For the second year in a row, world energy growth slowed, rising by 2.4%, down from 3.2% in 2005, but still just above the 10-year average with robust demand in Asia Pacific and China in particular. Chinese energy consumption rose by more than 8% with the country’s share of total global consumption rising to more than 15%.

Continued high energy prices resulted in slower consumption growth amongst the main energy importers, particularly the US where primary energy consumption fell by 1% in 2006 compared with 2005. Oil, natural gas and coal usage were down while nuclear energy and hydro-electricity were up very slightly. The OECD countries accounted for the lion’s share of the global increase of some 1.4% in nuclear output, mainly through increased capacity utilisation and capacity upgrades. Hydroelectric generation was above the decade average at 3.2%, with notable capacity-related increases in China, India and Brazil.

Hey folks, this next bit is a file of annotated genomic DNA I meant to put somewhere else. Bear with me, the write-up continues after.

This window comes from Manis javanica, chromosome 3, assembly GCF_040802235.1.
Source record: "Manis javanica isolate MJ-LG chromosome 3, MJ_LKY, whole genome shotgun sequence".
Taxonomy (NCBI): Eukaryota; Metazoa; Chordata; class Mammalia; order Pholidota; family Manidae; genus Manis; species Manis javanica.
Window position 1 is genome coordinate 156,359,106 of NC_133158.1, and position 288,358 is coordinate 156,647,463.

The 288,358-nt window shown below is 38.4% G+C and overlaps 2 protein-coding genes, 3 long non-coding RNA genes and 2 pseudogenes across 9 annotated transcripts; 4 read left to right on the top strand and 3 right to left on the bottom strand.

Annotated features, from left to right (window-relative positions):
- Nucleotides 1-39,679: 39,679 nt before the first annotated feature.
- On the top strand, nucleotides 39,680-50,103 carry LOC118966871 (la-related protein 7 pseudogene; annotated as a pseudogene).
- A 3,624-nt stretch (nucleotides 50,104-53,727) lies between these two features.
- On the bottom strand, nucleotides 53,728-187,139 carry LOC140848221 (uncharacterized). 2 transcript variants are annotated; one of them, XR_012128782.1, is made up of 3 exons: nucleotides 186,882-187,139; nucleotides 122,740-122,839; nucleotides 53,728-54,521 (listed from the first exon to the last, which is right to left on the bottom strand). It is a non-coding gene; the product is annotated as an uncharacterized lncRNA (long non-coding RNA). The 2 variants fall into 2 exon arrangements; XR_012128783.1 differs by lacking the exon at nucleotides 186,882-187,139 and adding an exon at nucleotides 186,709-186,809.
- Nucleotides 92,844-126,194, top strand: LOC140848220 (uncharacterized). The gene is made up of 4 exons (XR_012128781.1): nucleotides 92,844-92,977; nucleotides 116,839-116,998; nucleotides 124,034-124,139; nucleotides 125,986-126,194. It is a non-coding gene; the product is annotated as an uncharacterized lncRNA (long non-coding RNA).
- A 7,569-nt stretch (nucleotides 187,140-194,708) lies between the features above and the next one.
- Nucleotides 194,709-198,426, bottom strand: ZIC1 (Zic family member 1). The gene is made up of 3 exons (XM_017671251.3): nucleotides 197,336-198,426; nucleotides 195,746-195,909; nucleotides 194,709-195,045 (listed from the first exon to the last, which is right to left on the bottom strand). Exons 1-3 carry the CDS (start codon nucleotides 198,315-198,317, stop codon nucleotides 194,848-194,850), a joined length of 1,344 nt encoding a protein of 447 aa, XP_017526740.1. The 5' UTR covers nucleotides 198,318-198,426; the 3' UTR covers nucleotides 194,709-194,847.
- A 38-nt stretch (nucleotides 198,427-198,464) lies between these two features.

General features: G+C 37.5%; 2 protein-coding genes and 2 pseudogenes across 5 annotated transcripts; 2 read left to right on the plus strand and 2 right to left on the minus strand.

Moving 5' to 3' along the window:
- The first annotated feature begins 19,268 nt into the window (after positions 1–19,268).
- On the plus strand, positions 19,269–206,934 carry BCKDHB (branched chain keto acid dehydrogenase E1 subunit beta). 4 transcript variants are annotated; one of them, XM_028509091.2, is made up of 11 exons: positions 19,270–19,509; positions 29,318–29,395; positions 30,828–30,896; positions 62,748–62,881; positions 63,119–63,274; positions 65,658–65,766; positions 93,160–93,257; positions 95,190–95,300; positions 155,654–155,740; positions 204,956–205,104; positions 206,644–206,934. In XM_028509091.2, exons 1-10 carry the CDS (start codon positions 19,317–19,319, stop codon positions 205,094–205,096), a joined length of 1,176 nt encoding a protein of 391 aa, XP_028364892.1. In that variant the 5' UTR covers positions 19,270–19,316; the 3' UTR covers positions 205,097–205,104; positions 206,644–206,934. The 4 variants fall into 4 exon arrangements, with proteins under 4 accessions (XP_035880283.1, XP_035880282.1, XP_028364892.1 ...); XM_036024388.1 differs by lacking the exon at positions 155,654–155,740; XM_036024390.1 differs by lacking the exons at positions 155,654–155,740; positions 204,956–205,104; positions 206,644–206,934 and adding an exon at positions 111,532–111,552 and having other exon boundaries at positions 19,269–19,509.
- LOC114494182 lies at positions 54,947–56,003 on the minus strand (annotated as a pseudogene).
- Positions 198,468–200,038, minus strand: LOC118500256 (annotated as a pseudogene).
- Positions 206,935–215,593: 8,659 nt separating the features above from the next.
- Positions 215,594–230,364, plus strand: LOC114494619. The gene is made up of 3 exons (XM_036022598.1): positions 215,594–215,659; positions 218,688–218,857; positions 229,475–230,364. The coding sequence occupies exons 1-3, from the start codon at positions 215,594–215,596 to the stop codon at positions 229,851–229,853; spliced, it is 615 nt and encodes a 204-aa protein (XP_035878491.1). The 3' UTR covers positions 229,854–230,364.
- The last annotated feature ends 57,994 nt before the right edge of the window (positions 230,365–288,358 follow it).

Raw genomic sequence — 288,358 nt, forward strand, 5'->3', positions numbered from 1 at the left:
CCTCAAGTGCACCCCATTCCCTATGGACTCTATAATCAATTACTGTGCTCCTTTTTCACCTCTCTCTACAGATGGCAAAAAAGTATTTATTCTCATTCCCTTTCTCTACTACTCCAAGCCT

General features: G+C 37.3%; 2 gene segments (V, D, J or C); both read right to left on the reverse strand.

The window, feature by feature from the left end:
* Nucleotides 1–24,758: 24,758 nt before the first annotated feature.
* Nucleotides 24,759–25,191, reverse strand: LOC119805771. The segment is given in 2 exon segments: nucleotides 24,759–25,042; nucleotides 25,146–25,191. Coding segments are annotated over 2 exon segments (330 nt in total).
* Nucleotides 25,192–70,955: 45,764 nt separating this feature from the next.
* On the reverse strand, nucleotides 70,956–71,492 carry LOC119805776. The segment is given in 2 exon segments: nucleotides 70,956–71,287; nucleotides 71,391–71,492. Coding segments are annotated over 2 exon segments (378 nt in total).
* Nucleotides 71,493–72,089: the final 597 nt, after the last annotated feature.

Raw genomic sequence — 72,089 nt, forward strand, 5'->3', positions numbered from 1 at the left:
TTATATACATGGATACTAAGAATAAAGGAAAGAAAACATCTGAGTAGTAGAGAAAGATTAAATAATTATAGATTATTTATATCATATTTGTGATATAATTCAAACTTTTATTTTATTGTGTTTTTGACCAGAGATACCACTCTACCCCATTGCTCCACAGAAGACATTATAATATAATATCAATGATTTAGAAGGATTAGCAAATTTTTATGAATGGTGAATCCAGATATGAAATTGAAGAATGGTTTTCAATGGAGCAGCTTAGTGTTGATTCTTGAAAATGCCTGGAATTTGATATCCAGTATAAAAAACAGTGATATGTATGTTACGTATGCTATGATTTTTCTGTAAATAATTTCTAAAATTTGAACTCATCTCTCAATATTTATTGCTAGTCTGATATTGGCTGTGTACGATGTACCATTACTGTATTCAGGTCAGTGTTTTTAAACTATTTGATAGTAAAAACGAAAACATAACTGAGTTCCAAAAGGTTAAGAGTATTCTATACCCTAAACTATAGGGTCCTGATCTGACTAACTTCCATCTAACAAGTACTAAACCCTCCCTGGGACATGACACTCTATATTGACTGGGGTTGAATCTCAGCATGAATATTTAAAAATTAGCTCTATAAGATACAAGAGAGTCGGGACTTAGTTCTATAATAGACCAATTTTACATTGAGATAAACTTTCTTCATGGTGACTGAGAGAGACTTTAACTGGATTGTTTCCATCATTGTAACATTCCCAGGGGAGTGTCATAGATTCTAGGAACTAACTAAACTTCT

In the renewables sector use of wind and solar continue to grow rapidly with installed wind capacity up by some 25% in 2006, although still accounting for less than 1% of worldwide electricity production. Solar power was also up sharply but its contribution, like wind and other renewables relying heavily on government subsidies, is still an even smaller contributor to global power.

The company’s chief economist-designate Christof Rühl commented: “Last year showed markets at work. Primary energy consumption growth has decelerated – particularly for fuels which have seen the highest increase in price. However, global carbon intensity – the link between carbon emissions growth and energy growth – has increased.”

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